John Basil, founding member of the American Globe Theatre in New York City, directed graduate students from Penn State's School of Theatre in this production of selected scenes from William Shakespeare's Twelfth Night during Penn State's 2007 theatre season.
Jennifer Evans, Josie Gildow, and Gary Masquelier, English teachers from central Pennsylvania, wrote lesson plans based on these video segments.
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Malvolio tracks down Viola (still posing as Cesario) and returns a ring that Olivia claims she received but does not want from him. At first, Viola is perplexed, but she soon realizes—much to her dismay—that Olivia has fallen in love with Cesario. By the end of her famous soliloquy, Viola expresses concern about the love triangle that has emerged: she wants Orsino; Orsino wants Olivia; Olivia wants Cesario. Too overwhelmed to know how it will turn out, Viola declares that only time will tell.
(Line 25) I am the man.
This line is important for its irony: indeed, Viola is “the man” whom Olivia desires, but more strikingly she is not a man at all! This discrepancy is the source of a major conflict in the play. Viola says it best in her next line: “Poor lady, she were better love a dream.”
(Lines 27-28) Disguise, I see thou art a wickedness / Wherein the pregnant enemy does much.
How are we to read and interpret this line? Is disguise really something wicked, or more of a wicked pleasure? Remember that this play is based entirely on mistaken identity and the visual and dramatic humor based on disguise; without it, the play would not exist! Would Shakespeare agree with Viola’s pronouncement?
(Lines 29-32) How easy it is for the proper false / In women’s waxen hearts to set their forms! / Alas, our frailty is the cause, not we, / For such as we are made of, such we be.
What do these lines suggest about women? Do all women in the play fit this description? Do you think Viola truly believes this, even about herself? Keep this question in mind as you continue reading.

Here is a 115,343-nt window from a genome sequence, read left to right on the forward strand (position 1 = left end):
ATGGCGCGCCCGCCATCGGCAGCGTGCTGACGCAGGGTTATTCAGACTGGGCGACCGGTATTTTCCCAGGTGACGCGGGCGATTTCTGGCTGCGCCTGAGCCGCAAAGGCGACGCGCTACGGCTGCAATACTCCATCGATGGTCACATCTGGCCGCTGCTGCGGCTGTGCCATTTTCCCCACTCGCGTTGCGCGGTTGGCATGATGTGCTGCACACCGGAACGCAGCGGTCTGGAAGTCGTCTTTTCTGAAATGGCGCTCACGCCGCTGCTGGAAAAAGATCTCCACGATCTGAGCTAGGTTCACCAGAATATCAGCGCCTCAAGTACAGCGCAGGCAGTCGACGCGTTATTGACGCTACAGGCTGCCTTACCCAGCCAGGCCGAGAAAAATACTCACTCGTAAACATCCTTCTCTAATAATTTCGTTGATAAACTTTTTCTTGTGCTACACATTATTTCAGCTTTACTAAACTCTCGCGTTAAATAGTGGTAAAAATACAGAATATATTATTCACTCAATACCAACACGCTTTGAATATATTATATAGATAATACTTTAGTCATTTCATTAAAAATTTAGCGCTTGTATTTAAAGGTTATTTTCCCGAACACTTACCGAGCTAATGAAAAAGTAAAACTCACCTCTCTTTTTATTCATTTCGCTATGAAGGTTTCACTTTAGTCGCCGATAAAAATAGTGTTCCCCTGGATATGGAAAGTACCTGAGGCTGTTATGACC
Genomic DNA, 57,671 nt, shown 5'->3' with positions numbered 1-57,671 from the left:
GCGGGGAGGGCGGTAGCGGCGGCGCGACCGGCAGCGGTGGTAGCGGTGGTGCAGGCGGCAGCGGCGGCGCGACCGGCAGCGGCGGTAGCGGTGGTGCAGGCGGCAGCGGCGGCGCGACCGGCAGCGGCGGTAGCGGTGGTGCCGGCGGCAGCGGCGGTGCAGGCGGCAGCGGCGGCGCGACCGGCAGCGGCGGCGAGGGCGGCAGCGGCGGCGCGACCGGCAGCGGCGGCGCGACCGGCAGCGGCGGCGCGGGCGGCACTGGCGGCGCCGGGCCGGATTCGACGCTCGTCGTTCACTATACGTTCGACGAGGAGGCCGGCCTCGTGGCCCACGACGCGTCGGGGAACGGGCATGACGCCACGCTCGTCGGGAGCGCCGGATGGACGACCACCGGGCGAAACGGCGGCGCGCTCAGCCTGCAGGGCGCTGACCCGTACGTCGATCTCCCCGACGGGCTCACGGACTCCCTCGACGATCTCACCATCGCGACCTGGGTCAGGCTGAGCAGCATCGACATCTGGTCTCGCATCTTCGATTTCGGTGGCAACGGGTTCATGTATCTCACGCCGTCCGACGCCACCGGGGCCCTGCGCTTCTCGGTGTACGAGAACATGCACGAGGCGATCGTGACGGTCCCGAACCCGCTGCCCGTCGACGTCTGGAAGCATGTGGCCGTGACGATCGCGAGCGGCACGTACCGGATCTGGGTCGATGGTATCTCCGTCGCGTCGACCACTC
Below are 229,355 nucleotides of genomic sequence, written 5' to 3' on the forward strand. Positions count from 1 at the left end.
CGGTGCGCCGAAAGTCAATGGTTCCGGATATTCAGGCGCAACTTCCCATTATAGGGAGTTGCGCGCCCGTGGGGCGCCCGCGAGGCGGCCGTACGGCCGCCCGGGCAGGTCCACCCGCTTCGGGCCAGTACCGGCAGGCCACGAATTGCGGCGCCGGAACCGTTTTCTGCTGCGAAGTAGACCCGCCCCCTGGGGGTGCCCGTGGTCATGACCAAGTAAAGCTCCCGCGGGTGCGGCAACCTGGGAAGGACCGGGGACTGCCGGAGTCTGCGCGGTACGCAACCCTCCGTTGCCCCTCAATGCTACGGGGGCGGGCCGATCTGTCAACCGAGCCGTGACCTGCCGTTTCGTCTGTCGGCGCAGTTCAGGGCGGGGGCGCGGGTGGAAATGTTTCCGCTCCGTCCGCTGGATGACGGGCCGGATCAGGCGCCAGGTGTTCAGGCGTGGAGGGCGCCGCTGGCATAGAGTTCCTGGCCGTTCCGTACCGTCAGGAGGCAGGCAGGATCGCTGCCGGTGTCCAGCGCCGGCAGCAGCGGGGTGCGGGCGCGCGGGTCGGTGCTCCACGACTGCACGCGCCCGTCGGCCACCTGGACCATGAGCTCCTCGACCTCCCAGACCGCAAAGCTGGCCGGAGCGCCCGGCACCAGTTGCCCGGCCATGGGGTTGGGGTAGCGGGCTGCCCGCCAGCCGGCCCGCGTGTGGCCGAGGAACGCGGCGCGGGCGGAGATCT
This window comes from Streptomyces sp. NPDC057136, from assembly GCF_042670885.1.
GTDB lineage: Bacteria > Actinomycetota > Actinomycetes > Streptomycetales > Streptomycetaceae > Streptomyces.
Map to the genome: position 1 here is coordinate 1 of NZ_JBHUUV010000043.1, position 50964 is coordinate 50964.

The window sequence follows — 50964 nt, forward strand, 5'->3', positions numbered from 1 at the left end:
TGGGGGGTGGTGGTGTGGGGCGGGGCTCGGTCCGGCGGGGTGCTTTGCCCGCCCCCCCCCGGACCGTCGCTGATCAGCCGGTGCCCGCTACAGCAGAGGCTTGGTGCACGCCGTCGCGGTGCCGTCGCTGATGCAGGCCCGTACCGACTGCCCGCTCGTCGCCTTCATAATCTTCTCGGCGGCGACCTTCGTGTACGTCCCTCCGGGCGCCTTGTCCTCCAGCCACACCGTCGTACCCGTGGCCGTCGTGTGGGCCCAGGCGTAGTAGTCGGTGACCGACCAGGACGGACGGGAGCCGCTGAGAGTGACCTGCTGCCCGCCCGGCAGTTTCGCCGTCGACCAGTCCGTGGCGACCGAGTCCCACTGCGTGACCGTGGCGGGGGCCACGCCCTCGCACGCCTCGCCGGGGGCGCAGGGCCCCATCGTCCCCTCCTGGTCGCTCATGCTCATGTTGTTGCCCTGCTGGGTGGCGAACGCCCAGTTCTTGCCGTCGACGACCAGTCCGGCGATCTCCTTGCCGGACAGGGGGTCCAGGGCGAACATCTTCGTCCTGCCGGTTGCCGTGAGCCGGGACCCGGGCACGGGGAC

Gender Roles: (See above quote - Lines 27-32)
Levels of Love: How does the love triangle work? Is there hope for it ever to work out? If so, how?
What might Shakespeare be suggesting about love by incorporating this love triangle?
Synecdoche: (Line 20) methought her eyes had lost her tongue —Viola referring to Olivia: the sight of Cesario made Olivia speechless.
Apostrophe: (Lines 40-41) O Time, thou must untangle this, not I; / It is too hard a knot for me t’untie. —Viola admits that it is beyond her power to straighten out the love triangle and appeals to Time to do so for her.
1. Discuss a time when your first impression of someone has turned out to be inaccurate or untrue. What did you think about the person at first? How did your initial judgment turn out to be wrong?
2. Viola’s speech implies that women are weak-minded and easily fooled. Do these same stereotypes exist today? What about other gender-based stereotypes (for both men and women)? Describe the assumptions that people make about others based purely on their gender, then consider where those assumptions may have originated and whether they are fair or unfair.
1.VIDEO Watch the entire scene from Twelfth Night Act 2 Sc 2 QuickTime Video.
Ask the students to critique the actor who plays Viola.
Discuss alternative performances of this scene, particularly Viola’s soliloquy. How else might a performer deliver her lines? Try playing around with subtext and emphasis. Choose certain lines like “I am the man” and try emphasizing different words: (I am the man. I am the man. I am the man. I am the man.). How does the meaning of this brief line change depending on how the actor says it?